Auburn Coaches, AD Give Students Donuts Patriots Honor '01 Championship Team Jets' Johnson Could Be Ambassador To U.K. Selig, Schuerholz Elected To HOF U.S. Soccer Addressing Future Of Lower Tiers MLB Winter Meetings Start Today MLB, UA To Unveil Uniform Deal Asics Named Official Partner Of IAAF NHLPA Rejects Offer To Let Players Go To Olympics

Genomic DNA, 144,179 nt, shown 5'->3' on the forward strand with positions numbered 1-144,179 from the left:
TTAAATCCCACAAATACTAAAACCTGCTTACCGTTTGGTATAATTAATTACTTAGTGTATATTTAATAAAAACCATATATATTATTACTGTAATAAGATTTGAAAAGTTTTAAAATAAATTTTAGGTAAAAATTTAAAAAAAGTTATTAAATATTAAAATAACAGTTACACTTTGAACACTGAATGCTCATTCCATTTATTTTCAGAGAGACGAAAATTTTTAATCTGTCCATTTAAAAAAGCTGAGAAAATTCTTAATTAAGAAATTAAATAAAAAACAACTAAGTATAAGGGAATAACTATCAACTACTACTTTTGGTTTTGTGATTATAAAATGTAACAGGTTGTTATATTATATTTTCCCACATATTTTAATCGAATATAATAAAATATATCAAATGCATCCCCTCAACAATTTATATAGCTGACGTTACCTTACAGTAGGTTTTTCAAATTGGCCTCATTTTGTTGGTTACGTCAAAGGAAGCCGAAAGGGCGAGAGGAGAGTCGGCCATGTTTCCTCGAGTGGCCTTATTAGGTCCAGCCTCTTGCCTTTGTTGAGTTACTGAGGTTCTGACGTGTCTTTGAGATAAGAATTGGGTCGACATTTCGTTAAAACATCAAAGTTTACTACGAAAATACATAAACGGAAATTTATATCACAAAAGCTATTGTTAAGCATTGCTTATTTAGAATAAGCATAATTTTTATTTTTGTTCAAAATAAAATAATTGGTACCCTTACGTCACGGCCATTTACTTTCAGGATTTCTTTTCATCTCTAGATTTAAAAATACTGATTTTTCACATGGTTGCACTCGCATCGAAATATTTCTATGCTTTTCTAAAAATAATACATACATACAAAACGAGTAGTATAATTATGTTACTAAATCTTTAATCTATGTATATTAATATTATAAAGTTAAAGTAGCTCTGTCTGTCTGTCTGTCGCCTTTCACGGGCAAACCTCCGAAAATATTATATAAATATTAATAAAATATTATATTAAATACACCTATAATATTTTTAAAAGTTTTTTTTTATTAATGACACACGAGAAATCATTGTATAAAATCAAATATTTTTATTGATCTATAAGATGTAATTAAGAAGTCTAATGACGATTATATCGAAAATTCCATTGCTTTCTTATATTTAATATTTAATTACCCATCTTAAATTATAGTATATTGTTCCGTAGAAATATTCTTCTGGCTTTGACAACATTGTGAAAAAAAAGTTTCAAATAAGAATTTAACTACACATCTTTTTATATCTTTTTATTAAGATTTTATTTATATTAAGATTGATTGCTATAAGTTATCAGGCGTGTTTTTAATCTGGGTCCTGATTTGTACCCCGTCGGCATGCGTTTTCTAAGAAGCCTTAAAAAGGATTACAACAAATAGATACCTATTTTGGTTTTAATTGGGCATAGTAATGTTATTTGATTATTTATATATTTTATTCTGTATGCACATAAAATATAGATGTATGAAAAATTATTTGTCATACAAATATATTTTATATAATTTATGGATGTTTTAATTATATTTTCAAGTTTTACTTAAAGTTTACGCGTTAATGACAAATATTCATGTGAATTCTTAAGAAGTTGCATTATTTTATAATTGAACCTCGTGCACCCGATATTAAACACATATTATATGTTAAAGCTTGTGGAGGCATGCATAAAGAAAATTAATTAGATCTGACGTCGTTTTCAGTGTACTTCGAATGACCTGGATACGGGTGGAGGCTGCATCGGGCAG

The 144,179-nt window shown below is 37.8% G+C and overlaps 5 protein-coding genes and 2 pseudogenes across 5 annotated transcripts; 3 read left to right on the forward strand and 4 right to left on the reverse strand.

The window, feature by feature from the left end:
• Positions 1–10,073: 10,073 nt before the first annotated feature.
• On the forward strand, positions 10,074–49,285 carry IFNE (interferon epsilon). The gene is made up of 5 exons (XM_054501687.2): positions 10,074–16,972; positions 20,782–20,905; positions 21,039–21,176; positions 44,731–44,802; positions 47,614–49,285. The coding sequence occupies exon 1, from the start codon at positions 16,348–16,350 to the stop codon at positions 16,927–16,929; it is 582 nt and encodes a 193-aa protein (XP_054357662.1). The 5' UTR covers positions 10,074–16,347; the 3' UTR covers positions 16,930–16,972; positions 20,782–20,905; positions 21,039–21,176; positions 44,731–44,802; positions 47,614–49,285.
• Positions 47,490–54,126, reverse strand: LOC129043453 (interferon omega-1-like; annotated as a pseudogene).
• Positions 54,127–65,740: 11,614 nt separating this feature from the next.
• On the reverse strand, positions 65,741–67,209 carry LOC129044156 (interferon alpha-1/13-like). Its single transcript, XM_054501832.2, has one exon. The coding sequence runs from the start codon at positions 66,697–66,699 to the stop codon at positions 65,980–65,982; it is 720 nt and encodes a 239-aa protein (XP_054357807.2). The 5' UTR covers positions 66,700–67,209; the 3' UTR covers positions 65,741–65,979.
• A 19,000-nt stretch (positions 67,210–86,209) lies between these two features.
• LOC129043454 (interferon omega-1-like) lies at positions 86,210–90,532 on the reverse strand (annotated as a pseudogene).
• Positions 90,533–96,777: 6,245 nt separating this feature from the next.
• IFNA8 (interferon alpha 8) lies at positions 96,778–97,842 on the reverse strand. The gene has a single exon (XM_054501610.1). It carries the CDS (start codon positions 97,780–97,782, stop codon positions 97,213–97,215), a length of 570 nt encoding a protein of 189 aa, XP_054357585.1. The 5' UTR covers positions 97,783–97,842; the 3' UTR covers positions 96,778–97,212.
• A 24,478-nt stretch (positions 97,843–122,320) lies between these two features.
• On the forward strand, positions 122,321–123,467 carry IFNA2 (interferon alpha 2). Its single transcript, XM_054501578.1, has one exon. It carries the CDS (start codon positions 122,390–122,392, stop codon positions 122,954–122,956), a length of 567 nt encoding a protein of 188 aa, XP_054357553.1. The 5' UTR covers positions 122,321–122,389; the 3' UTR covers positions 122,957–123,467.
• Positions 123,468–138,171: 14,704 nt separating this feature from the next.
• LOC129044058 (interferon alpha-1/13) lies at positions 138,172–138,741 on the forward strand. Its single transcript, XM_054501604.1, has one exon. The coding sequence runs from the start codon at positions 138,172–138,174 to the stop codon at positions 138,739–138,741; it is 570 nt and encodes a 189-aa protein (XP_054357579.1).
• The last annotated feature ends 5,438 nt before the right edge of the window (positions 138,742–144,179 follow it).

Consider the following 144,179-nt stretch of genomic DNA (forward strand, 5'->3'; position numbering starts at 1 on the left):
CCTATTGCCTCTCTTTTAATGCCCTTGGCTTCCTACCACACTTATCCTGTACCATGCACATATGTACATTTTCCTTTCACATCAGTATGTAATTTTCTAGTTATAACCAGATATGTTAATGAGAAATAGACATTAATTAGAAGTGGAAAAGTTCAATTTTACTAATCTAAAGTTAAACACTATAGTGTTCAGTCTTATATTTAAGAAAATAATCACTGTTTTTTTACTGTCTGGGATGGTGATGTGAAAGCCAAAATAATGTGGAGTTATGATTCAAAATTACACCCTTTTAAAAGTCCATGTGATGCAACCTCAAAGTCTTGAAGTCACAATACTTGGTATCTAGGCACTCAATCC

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NBC Sports President Dick Ebersol denied reports that NBA execs have told TV partners to expect a work stoppage during CBA negotiations, according to Howard Manly of the BOSTON GLOBE. Ebersol: "It's not true. In fact, I have been told not to anticipate a work stoppage" (BOSTON GLOBE, 6/2). On ESPN SportsZone, Jeffrey Denberg reports that NBPA VP Dikembe Mutombo has told team reps not to attend Monday's scheduled meeting with league negotiators. Mutombo: "What's the point? Why should they go for nothing? They want to do away with the Bird exception. They want a hard (salary) cap. They want to tax teams who spend more. We can't live with that. ... They want to cut us back to 48 percent (of gross revenues). We can't accept this, so there is no point in talking." More Mutombo: "At first, I thought they wanted a new drug policy and to modify some things. But now I think they want everything and it can't happen" (ESPN, 6/2). PLAYERS ASK, "WHAT YOU TALKING ABOUT WILLIS?" In N.Y., George Willis calls on the NBA to instill a hard salary cap in the next CBA, similar to one in the NFL. Willis writes that the NFL's system "forces players into truthful analysis of their worth," while right now, "there is little sense of stability in the NBA. ... [W]hen you hear of third-year players ... signing $100 million contracts, you wonder how long the Minnesotas can survive." Willis concludes that "all deals should be tied to performance, production and maintenance of civil behavior. If the NBA union and owners can ever agree on that, maybe they can rescue a game they're about to screw up" (George Willis, N.Y. POST, 6/1). MATHIS SENTENCED: Former NBA ref Mike Mathis was sentenced Friday to three years probation after pleading guilty to tax fraud. He was fined $2,000, sentenced to 120 days of home confinement and asked to perform more than 200 hours of community service. Mathis was also "ordered" to continue and cooperate with the U.S. government's investigation of league's referees (ESPN SportsZone, 5/30). RI-UNITE ON ICE: Michael Ri, a 7' 8" North Korean basketball player, is awaiting State Department "approval" for clearance to play in the NBA. Washington, DC, lobbyist Eric White has asked CA's Democratic U.S. Senators Barbara Boxer and Dianne Feinstein to assist in getting Ri's exemption. The Treasury Department has already approved Ri's request and Nike has also come aboard and "added its clout to the project" (Peter May, BOSTON GLOBE, 5/31).